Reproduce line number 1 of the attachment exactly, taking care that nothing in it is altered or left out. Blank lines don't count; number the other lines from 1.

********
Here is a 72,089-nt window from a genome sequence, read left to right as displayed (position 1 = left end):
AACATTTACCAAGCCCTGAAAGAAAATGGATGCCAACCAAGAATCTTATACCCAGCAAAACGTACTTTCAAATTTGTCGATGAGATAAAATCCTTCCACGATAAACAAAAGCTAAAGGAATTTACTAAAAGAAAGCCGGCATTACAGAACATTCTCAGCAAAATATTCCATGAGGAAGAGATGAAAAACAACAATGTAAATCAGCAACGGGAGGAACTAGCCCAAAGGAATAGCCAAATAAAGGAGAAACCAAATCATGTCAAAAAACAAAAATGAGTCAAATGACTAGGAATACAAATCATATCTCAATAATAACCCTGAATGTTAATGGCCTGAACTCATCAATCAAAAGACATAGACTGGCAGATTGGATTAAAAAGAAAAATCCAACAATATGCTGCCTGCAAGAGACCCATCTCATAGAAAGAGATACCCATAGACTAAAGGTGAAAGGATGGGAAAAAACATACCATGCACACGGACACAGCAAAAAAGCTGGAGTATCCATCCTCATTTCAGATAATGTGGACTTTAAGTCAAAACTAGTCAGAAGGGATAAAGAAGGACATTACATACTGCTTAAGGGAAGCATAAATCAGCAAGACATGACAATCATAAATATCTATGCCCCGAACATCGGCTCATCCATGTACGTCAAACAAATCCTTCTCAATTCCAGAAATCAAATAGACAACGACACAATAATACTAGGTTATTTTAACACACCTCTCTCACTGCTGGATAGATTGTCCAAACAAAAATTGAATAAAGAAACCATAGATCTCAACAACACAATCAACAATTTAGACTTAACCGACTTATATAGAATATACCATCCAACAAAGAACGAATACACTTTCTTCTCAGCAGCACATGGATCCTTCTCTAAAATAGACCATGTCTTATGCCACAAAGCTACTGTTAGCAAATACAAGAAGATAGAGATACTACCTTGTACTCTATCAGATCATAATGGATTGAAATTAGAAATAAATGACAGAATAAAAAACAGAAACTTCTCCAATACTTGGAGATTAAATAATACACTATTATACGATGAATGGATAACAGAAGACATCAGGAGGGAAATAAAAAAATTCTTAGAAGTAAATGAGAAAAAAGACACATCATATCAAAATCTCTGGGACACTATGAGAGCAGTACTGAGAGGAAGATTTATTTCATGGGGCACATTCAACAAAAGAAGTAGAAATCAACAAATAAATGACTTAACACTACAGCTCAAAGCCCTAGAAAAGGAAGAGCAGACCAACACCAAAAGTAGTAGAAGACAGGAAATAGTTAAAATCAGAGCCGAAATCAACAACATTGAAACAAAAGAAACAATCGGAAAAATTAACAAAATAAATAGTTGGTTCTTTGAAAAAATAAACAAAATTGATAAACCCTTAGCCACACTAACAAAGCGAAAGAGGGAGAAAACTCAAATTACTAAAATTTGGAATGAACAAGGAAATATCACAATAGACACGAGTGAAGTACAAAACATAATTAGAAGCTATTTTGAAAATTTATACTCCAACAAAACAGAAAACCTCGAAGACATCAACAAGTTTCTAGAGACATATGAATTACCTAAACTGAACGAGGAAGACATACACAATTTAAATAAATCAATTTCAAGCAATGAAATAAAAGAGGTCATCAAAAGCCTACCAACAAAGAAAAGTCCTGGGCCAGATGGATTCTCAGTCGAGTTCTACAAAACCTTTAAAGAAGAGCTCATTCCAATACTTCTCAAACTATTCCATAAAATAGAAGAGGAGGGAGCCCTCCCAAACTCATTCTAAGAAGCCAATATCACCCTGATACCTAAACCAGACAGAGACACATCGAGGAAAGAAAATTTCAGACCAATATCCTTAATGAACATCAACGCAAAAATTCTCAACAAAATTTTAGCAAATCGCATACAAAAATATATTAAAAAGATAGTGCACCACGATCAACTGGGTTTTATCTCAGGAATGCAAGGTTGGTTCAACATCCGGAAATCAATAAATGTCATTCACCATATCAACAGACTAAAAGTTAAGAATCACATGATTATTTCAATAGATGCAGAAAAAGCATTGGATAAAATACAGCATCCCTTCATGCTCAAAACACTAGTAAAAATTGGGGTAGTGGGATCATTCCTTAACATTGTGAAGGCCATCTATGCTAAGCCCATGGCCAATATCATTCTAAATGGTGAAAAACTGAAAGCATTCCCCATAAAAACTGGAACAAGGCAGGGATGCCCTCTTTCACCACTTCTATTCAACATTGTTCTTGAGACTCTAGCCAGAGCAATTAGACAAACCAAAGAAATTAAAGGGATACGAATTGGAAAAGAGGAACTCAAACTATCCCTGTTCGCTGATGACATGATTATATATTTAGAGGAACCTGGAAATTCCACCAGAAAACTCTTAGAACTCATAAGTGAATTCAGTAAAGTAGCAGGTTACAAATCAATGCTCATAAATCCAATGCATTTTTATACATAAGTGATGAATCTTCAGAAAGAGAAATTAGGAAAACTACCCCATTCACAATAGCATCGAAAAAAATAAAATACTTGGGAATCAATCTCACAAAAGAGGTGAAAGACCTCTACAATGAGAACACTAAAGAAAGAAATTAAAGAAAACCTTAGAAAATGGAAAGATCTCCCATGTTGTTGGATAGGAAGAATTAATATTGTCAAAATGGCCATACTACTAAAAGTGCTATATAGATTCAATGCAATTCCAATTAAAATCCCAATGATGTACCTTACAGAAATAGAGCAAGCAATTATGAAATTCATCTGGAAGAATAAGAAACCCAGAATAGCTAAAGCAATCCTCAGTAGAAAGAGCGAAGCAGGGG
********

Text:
Here is a 72,089-nt window from a genome sequence, read left to right as displayed (position 1 = left end):